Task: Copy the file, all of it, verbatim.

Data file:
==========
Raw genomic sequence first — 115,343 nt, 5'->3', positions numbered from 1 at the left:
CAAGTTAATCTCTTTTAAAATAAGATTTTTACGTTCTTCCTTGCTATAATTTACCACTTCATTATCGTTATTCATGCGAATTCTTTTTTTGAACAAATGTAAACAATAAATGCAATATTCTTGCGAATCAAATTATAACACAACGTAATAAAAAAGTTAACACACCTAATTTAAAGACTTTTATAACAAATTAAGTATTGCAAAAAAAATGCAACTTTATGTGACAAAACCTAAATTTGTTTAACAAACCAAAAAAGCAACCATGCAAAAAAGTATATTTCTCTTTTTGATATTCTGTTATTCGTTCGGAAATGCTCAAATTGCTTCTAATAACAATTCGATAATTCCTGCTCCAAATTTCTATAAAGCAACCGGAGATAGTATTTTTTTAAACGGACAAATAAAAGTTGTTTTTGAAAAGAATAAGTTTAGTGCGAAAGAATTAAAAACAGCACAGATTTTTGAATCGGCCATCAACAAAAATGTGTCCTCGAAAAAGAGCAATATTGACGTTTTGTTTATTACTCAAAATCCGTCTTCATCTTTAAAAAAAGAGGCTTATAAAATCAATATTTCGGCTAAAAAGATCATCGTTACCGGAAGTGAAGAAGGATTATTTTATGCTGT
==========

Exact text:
Raw genomic sequence first — 115,343 nt, 5'->3', positions numbered from 1 at the left:
CAAGTTAATCTCTTTTAAAATAAGATTTTTACGTTCTTCCTTGCTATAATTTACCACTTCATTATCGTTATTCATGCGAATTCTTTTTTTGAACAAATGTAAACAATAAATGCAATATTCTTGCGAATCAAATTATAACACAACGTAATAAAAAAGTTAACACACCTAATTTAAAGACTTTTATAACAAATTAAGTATTGCAAAAAAAATGCAACTTTATGTGACAAAACCTAAATTTGTTTAACAAACCAAAAAAGCAACCATGCAAAAAAGTATATTTCTCTTTTTGATATTCTGTTATTCGTTCGGAAATGCTCAAATTGCTTCTAATAACAATTCGATAATTCCTGCTCCAAATTTCTATAAAGCAACCGGAGATAGTATTTTTTTAAACGGACAAATAAAAGTTGTTTTTGAAAAGAATAAGTTTAGTGCGAAAGAATTAAAAACAGCACAGATTTTTGAATCGGCCATCAACAAAAATGTGTCCTCGAAAAAGAGCAATATTGACGTTTTGTTTATTACTCAAAATCCGTCTTCATCTTTAAAAAAAGAGGCTTATAAAATCAATATTTCGGCTAAAAAGATCATCGTTACCGGAAGTGAAGAAGGATTATTTTATGCTGT